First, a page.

A resolution calling on China's government to end human rights abuses,
cut links with brutal governments, and end media restrictions has moved
ahead in the U.S. Congress. VOA's Dan Robinson reports, action by the
House of Representatives Foreign Affairs Committee is designed to put
pressure on China ahead of the 2008 Olympics.
calls on China to immediately end abuses of the human rights of its
citizens, including what it calls repression of Tibetan and Uighur
people in China.
Although it is non-binding and will not carry
the force of law when it passes the full House next week as expected,
it also takes Beijing to task for its support of two widely-criticized
governments in Burma and Sudan.
Lawmakers expressed discomfort with President Bush's decision to attend the Olympics, including the opening ceremony.
situation in Tibet and the support for the PRC for those regimes in
Myanmar [Burma] and of course its horrendous policy in Sudan, that it
is a shame that our president has decided to attend the opening
ceremonies of the Olympics. I think it was an opportunity, by saying
you can get by without boycotting the Olympics but just don't attend
the opening ceremonies. President Bush felt that it was important,
said he didn't want to anger the Chinese, so he is going," said New
Jersey Democrat Donald Payne.
President Bush, the resolution
says, should make a strong public statement on China's human rights
situation before leaving for Beijing, and similar statement while in
China, and should meet families of jailed prisoners of conscience.
Brad Sherman asserted that U.S. business interests in China are a main
reason behind the president's decision to attend. "Why is the president
making this statement? Because he finds it important to kow-tow to the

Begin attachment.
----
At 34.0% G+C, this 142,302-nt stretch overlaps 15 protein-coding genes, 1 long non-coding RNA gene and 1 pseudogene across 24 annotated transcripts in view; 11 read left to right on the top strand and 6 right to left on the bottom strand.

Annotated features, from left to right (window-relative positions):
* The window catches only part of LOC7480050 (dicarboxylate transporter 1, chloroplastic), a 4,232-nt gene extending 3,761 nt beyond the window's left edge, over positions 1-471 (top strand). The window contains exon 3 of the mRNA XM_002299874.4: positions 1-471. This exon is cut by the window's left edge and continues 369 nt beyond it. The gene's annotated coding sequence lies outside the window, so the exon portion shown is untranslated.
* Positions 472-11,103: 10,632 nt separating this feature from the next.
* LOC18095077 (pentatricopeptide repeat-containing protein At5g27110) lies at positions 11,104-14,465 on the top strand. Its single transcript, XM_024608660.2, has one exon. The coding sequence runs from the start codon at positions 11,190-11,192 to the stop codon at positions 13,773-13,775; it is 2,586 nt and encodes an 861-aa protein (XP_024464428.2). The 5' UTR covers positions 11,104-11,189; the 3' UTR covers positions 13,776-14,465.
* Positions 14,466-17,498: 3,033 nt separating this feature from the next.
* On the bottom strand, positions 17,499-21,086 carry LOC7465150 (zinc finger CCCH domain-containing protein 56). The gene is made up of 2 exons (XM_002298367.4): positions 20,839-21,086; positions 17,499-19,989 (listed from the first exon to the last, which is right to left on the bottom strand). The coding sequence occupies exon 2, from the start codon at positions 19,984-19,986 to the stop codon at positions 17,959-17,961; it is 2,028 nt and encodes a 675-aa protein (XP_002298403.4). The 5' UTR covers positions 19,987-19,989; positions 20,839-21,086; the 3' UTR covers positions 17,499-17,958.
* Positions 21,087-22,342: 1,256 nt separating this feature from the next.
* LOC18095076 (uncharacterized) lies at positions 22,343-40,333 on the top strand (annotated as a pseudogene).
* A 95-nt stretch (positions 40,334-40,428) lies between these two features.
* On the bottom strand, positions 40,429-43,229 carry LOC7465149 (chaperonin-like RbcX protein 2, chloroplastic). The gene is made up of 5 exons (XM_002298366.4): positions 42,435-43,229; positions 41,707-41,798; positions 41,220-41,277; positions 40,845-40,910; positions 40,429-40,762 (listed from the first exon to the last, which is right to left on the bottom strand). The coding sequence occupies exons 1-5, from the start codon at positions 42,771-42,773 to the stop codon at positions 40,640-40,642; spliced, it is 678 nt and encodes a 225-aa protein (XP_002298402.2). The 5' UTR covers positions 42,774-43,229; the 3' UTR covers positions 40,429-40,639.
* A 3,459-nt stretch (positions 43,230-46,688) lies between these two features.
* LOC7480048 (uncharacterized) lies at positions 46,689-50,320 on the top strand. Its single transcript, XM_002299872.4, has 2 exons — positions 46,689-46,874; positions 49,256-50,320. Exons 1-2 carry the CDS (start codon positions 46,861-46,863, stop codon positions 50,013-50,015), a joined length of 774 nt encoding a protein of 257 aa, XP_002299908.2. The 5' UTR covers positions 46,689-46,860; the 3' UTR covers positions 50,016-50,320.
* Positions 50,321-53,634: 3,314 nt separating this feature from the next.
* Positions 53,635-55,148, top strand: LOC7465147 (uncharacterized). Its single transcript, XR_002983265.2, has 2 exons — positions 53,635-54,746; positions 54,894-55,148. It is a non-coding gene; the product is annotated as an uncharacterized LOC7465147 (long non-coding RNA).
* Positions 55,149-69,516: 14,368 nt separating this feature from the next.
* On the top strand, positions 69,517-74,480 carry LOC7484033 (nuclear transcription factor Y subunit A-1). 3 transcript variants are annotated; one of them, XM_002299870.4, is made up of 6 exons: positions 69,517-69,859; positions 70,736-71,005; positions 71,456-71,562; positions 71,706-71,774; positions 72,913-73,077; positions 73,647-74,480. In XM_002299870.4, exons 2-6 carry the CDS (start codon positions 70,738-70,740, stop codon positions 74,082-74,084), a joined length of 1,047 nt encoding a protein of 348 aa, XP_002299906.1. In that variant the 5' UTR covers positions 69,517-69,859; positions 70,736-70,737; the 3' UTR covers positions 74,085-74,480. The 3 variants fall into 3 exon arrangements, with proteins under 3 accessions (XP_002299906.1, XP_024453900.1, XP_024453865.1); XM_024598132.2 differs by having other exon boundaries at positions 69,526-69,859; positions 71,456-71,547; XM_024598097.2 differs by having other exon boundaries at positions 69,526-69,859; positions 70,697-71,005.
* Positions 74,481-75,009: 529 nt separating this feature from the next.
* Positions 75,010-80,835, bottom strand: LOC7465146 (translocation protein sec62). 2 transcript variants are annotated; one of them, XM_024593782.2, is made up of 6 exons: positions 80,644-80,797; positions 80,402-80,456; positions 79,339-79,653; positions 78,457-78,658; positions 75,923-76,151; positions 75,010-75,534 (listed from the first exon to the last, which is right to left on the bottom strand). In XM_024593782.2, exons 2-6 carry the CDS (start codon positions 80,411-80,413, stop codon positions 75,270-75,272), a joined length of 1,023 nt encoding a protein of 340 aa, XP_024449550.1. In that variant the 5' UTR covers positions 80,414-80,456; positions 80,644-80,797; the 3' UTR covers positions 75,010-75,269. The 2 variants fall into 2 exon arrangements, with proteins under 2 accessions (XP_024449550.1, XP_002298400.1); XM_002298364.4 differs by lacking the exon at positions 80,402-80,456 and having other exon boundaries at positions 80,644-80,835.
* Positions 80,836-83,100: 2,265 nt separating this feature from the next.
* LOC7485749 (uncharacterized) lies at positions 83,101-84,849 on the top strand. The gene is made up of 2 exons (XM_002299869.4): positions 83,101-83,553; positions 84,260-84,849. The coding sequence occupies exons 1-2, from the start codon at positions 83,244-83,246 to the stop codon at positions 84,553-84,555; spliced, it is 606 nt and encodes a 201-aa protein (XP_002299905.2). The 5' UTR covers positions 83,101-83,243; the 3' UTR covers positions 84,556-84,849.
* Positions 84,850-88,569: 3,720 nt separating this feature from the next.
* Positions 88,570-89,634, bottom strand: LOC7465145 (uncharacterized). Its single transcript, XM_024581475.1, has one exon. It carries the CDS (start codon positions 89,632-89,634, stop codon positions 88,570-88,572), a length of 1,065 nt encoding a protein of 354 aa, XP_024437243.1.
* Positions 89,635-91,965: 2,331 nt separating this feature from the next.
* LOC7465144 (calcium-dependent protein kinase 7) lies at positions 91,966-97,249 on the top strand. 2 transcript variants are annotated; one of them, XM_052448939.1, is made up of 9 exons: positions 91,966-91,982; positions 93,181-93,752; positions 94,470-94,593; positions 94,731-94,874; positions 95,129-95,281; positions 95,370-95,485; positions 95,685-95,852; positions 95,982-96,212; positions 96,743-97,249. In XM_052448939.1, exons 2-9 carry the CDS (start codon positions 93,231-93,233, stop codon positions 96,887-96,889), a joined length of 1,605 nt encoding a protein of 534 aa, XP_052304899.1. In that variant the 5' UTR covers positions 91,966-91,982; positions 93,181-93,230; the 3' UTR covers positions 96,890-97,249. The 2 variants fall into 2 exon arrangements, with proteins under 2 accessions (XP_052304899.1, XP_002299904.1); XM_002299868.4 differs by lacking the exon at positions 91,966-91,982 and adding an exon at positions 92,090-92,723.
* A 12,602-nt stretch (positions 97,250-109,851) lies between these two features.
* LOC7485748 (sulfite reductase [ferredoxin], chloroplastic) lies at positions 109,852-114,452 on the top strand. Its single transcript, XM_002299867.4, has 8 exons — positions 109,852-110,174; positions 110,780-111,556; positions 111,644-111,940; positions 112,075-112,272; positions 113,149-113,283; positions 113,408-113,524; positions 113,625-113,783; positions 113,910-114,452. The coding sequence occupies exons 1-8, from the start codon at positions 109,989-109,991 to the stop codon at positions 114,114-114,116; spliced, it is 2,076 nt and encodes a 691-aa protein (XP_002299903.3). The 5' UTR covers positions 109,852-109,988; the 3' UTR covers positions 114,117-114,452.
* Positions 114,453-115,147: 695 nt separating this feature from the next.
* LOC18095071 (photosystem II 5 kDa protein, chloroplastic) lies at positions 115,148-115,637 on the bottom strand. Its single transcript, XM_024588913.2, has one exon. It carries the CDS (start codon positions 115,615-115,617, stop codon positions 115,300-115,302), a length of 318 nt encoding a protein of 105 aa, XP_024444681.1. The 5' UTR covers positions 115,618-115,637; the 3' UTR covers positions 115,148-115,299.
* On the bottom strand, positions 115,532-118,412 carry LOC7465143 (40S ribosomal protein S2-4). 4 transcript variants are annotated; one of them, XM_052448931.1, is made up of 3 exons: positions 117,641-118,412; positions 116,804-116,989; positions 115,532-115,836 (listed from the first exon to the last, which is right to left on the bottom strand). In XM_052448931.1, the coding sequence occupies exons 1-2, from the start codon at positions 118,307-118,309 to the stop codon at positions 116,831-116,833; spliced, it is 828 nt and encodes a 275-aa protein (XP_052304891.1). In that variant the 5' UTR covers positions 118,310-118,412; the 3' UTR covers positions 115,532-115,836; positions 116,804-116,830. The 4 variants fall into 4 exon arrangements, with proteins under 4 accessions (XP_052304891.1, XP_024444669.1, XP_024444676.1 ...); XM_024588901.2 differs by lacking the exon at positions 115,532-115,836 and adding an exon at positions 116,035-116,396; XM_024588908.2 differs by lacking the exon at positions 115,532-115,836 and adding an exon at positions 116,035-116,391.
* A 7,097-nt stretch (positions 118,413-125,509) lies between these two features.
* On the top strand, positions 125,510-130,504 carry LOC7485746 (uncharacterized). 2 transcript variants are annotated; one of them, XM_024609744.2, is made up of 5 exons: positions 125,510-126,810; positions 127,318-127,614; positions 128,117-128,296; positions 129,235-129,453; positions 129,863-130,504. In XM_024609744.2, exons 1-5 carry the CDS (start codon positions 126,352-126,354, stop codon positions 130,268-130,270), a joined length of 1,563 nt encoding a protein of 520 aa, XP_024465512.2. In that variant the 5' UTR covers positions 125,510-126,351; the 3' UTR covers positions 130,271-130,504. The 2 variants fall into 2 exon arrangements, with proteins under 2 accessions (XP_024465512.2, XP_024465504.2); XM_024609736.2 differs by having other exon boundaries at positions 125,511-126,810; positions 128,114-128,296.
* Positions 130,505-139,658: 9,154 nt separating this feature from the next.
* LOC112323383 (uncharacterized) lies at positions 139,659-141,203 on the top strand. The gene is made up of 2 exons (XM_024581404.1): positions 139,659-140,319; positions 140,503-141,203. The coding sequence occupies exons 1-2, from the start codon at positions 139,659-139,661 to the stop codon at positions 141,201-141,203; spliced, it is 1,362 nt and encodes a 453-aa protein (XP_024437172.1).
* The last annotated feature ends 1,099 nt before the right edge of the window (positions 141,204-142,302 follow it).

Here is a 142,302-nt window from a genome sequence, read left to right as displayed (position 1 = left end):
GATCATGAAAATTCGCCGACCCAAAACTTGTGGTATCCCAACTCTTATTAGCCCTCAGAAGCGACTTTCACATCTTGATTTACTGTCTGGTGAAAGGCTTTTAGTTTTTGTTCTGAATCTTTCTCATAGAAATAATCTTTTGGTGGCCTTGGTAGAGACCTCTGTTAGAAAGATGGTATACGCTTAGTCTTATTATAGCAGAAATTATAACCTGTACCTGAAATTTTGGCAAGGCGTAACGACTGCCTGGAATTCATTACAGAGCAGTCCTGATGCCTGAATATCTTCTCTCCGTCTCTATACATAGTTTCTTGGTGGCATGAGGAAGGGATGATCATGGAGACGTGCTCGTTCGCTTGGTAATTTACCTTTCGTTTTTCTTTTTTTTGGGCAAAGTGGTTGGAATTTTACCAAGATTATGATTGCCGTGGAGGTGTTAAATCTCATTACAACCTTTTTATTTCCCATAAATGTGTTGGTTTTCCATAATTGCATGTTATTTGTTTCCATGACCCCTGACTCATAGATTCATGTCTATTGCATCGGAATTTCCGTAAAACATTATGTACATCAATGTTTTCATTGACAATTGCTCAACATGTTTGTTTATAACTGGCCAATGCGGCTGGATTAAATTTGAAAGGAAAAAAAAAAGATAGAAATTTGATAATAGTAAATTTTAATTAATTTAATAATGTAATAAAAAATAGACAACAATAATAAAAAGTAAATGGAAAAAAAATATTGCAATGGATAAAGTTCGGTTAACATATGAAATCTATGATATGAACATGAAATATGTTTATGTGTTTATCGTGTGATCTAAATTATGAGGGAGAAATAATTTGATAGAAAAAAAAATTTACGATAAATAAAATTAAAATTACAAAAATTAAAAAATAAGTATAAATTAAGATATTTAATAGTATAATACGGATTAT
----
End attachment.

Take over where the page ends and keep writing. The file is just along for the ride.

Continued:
Chinese regime. He finds it important to ignore their currency
manipulation, and trade practices, their human rights abuses. Why?
Because there is big money in imports, and big power in big money," he
Two provisions call on China to abandon its coercive
population control policy, including forced abortion, and urge the
release of political prisoners.
Republican Chris Smith spoke
during a separate House hearing this week focusing on conditions in
China on the eve of the Olympics. "Anyone who watches the Olympics
should keep in mind that every Chinese young person dancing and waving
flags in the opening ceremonies pageantry, and virtually every athlete
we will watch from China, is a survivor of the brutal one child per
couple policy which has made brothers and sisters illegal through
harsh, coercive methods including forced abortion to achieve its quotas
and goals. That is the nature of the government," he said.
measure calls on China to end what is called detention, harassment, and
intimidation of foreign and domestic reporters, and to guarantee
freedom of movement for journalists, participants and visitors
including permission to visit Tibet, Xinjiang and other areas.
also urges China to guarantee access to information, including domestic
and foreign broadcasts, print media and websites that have been blocked
or censored in the past.
Lawmakers demand that China end
political, economic and military support for Burma's military
government until it restores democracy, ends human rights abuses and
frees democracy leader Aung San Suu Kyi and political prisoners.
similar provision calls for China to end support for the Khartoum
government, until violent attacks in Darfur end and the Khartoum
government allows for full deployment of the United Nations-African
Union Mission peacekeeping force in Darfur.